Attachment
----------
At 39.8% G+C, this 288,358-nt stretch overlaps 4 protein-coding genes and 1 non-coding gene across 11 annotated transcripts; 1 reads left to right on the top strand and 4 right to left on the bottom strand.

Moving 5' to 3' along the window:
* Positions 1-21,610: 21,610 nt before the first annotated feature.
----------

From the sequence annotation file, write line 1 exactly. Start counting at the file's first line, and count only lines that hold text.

At 39.8% G+C, this 288,358-nt stretch overlaps 4 protein-coding genes and 1 non-coding gene across 11 annotated transcripts; 1 reads left to right on the top strand and 4 right to left on the bottom strand.